Fig. 7 Relationship between size ratios of brain regions to skull regions (A) CV/MPF; (B) PB/MPF; and (C) CC/MISS (inner table, foramen magnum, clivus, sellar diaphragm, jugum sphenoidale) in patients and control subjects. CV/MPF, PB/MPF and CC/MISS in MSA patients were significantly smaller than in control subjects. The CV/MPF and PB/MPF ratios in MSA‐C were much smaller than in MSA‐P. The CC/MISS ratio did not differ between MSA‐C and MSA‐P. **P < 0.01 by Mann–Whitney U test. NS = not significant.

Fig. 8 Relationship between atrophy and disease duration from onset of illness. Significant correlations were seen between duration and both CV/MPF (A) and PB/MPF (B), but not between duration and CC/MISS (C). Relationships between (D) CV/MPF and (E) PB/MPF and disease duration from onset of cerebellar signs in patients with MSA‐C showed a more significant negative correlation (CV/MPF, r = 0.71, P < 0.01; PB/MPF, r = 0.76, P < 0.01) than disease duration from onset of other symptoms including autonomic failure.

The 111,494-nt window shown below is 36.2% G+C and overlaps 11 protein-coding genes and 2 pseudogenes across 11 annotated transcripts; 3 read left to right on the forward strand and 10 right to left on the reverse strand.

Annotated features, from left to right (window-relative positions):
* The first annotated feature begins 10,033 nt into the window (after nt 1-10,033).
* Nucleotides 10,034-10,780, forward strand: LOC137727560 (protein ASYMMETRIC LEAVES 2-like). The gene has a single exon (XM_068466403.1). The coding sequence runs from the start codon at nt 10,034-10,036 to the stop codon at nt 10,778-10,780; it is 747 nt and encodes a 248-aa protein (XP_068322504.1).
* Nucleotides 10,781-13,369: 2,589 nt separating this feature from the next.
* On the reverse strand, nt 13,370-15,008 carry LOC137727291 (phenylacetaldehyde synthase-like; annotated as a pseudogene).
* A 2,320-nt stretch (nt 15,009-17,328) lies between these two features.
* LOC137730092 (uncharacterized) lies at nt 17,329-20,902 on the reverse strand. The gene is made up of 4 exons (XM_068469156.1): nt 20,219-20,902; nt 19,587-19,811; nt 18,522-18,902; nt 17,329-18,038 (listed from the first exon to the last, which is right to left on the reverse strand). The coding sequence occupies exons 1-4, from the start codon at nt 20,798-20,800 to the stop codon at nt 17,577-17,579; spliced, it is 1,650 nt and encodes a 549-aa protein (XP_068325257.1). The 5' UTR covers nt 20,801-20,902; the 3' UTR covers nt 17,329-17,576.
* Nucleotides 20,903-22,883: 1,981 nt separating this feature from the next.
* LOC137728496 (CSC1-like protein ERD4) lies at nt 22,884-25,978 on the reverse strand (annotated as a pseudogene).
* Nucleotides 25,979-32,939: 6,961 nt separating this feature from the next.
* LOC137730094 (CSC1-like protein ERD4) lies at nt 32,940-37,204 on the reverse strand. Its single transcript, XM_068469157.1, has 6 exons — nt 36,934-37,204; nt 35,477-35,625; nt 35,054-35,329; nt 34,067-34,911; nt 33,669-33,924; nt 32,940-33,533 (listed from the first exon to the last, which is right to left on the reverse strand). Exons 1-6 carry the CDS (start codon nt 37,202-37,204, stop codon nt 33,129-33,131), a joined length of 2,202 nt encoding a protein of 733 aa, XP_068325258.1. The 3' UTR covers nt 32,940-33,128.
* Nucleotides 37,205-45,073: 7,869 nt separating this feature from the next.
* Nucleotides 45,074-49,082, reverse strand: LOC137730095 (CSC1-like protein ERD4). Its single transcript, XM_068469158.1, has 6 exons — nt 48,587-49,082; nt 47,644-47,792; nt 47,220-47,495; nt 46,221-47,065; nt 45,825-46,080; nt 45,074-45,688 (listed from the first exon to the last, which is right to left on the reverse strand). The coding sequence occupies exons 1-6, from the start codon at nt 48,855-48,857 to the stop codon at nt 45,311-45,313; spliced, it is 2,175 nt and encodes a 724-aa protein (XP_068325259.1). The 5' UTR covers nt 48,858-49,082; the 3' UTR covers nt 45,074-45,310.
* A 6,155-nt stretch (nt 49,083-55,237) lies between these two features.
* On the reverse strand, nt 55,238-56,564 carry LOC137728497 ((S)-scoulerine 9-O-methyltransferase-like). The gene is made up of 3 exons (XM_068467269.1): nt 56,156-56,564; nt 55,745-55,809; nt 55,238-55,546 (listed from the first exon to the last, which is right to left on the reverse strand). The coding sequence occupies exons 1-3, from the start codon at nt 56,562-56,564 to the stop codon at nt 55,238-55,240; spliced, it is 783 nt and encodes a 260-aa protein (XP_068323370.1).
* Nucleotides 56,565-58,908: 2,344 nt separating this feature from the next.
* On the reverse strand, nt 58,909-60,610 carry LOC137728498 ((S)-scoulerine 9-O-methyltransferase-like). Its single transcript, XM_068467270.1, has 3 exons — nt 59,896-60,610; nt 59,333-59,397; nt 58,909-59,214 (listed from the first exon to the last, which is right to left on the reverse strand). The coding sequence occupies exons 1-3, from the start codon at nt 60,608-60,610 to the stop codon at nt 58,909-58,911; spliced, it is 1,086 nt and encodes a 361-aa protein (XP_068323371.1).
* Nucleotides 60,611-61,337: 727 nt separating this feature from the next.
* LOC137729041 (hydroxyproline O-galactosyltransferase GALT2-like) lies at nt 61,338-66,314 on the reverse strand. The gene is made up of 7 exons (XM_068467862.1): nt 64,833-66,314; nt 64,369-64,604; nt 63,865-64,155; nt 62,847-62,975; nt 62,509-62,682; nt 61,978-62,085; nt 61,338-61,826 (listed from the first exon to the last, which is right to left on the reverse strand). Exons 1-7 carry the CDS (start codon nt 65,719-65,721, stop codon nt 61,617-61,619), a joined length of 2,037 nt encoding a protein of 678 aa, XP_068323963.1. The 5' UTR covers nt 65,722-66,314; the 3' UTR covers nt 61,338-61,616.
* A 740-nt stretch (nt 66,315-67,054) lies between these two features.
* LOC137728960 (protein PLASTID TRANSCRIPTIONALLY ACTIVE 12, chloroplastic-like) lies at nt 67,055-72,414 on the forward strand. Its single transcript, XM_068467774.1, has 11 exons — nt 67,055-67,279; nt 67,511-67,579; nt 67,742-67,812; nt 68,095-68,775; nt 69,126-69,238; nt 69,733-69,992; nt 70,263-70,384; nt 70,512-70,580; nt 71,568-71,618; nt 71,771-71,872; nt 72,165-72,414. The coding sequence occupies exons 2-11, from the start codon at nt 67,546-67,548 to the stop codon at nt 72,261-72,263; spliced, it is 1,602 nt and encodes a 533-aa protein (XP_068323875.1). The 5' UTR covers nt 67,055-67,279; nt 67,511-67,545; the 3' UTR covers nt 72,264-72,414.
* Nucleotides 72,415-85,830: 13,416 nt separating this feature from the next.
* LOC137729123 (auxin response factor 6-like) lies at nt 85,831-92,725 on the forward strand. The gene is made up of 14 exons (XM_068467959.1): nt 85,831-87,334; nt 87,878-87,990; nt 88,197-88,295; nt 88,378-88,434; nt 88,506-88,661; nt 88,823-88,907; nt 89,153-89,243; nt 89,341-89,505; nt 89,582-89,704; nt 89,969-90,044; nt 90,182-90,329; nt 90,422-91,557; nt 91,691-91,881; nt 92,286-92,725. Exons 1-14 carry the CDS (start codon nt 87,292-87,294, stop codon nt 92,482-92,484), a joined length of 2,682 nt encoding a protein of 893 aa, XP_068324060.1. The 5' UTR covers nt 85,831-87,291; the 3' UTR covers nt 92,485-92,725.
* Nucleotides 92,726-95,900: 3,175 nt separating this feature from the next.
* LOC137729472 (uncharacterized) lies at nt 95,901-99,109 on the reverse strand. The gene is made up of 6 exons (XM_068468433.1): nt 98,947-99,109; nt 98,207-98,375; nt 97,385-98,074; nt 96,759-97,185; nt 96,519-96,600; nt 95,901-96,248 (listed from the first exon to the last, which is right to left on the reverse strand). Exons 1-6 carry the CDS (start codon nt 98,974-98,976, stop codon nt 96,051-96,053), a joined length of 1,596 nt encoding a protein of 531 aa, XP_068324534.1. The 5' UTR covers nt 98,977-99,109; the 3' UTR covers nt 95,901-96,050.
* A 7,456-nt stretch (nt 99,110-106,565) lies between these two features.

Fig. 9 Longitudinal study of (A) CV/MPF, (B) PB/MPF and (C) CC/MISS ratio in patients with MSA‐C. Numbers represent time of MRI as years from disease onset. The CV/MPF, PB/MPF and CC/MISS ratios decreased in association with both disease duration and ADL deterioration. The decrease in CC/MISS in terms of ADL deterioration was less significant as compared with those in CV/MPF and PB/MPF. The CV/MPF, PB/MPF and CC/MISS ratios were variable at each ADL milestone. I = independent gait; WA = aid‐requiring walking; WC = wheelchair dependence; B = bedridden state.

Discussion